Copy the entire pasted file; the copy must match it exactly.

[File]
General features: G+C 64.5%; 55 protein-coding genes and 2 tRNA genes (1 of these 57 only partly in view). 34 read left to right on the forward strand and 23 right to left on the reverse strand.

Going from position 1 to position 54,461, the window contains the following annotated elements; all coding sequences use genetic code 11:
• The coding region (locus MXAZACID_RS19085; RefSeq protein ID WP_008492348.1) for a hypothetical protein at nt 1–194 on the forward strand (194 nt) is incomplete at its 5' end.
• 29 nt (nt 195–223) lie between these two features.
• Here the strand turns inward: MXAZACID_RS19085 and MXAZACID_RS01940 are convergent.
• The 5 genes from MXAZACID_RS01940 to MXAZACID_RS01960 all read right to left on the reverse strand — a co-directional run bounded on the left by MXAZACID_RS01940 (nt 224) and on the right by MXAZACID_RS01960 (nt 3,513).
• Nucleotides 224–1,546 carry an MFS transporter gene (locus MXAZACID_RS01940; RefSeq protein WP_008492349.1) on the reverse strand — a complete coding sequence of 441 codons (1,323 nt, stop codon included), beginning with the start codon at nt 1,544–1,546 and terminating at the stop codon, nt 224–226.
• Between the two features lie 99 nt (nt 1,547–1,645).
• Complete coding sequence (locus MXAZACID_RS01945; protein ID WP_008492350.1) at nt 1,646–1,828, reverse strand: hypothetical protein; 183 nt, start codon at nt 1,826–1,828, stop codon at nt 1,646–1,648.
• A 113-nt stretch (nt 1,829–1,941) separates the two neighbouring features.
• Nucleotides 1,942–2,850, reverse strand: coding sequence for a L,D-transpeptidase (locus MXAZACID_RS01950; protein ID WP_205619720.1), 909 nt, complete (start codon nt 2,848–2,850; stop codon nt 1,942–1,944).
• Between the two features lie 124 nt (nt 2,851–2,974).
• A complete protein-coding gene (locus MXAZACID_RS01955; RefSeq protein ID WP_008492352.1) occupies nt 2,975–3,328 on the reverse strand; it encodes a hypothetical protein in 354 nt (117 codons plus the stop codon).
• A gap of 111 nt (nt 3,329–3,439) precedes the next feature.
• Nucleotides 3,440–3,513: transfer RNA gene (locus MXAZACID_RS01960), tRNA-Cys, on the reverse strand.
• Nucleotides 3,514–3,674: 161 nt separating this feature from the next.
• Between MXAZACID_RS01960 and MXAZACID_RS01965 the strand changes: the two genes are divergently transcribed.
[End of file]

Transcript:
General features: G+C 64.5%; 55 protein-coding genes and 2 tRNA genes (1 of these 57 only partly in view). 34 read left to right on the forward strand and 23 right to left on the reverse strand.

Going from position 1 to position 54,461, the window contains the following annotated elements; all coding sequences use genetic code 11:
• The coding region (locus MXAZACID_RS19085; RefSeq protein ID WP_008492348.1) for a hypothetical protein at nt 1–194 on the forward strand (194 nt) is incomplete at its 5' end.
• 29 nt (nt 195–223) lie between these two features.
• Here the strand turns inward: MXAZACID_RS19085 and MXAZACID_RS01940 are convergent.
• The 5 genes from MXAZACID_RS01940 to MXAZACID_RS01960 all read right to left on the reverse strand — a co-directional run bounded on the left by MXAZACID_RS01940 (nt 224) and on the right by MXAZACID_RS01960 (nt 3,513).
• Nucleotides 224–1,546 carry an MFS transporter gene (locus MXAZACID_RS01940; RefSeq protein WP_008492349.1) on the reverse strand — a complete coding sequence of 441 codons (1,323 nt, stop codon included), beginning with the start codon at nt 1,544–1,546 and terminating at the stop codon, nt 224–226.
• Between the two features lie 99 nt (nt 1,547–1,645).
• Complete coding sequence (locus MXAZACID_RS01945; protein ID WP_008492350.1) at nt 1,646–1,828, reverse strand: hypothetical protein; 183 nt, start codon at nt 1,826–1,828, stop codon at nt 1,646–1,648.
• A 113-nt stretch (nt 1,829–1,941) separates the two neighbouring features.
• Nucleotides 1,942–2,850, reverse strand: coding sequence for a L,D-transpeptidase (locus MXAZACID_RS01950; protein ID WP_205619720.1), 909 nt, complete (start codon nt 2,848–2,850; stop codon nt 1,942–1,944).
• Between the two features lie 124 nt (nt 2,851–2,974).
• A complete protein-coding gene (locus MXAZACID_RS01955; RefSeq protein ID WP_008492352.1) occupies nt 2,975–3,328 on the reverse strand; it encodes a hypothetical protein in 354 nt (117 codons plus the stop codon).
• A gap of 111 nt (nt 3,329–3,439) precedes the next feature.
• Nucleotides 3,440–3,513: transfer RNA gene (locus MXAZACID_RS01960), tRNA-Cys, on the reverse strand.
• Nucleotides 3,514–3,674: 161 nt separating this feature from the next.
• Between MXAZACID_RS01960 and MXAZACID_RS01965 the strand changes: the two genes are divergently transcribed.